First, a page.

Maori (mäˈōrē) [key], people of New Zealand and the Cook Islands, believed to have migrated in early times from other islands of Polynesia. Maori tradition asserts that seven canoes brought their ancestors to New Zealand. The Maori language is closely related to Tahitian, Hawaiian, and other languages spoken on the islands lying E of Samoa in the South Pacific. In the early 19th cent., at the end of their war against European encroachment, the Maori in New Zealand numbered about 100,000. The number later dwindled to 40,000. Largely through the efforts of their own chiefs, however, they have reemerged as an economically self-sufficient minority in New Zealand, and their population today is more than 500,000. The Maori maintain their own cultural identity apart from the general New Zealand community, while at the same time sending representatives to parliament. Since the 1970s the Maoris and the government have negotiated several settlements of land and other claims lodged by various Maori groups; the claims date back to the 19th cent., when land was seized by British colonists in violation of the Treaty of Waitangi. See also New Zealand.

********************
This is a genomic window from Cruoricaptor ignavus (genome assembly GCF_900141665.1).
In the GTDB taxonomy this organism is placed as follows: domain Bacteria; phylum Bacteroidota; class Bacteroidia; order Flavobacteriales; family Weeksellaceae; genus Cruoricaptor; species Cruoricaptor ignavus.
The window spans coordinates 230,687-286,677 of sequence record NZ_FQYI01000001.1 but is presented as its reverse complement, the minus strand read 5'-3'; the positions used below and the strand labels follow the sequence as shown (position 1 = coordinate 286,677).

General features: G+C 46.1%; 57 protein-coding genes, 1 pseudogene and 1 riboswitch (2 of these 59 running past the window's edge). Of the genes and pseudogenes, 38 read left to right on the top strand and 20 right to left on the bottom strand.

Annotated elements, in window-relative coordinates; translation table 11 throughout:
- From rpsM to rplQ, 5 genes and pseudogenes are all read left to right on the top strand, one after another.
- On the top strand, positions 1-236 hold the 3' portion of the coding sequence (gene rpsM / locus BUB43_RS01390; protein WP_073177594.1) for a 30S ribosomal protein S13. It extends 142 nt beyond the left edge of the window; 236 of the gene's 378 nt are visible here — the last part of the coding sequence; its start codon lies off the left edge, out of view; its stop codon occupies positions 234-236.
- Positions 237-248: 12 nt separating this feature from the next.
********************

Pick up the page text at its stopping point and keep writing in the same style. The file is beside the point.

See A. J. Metge, Maoris of New Zealand (1967); W. Forman and D. Lewis, The Maori (1984); J. Irwin, An Introduction to Maori Religion (1984).
The Columbia Electronic Encyclopedia, 6th ed. Copyright © 2012, Columbia University Press. All rights reserved.
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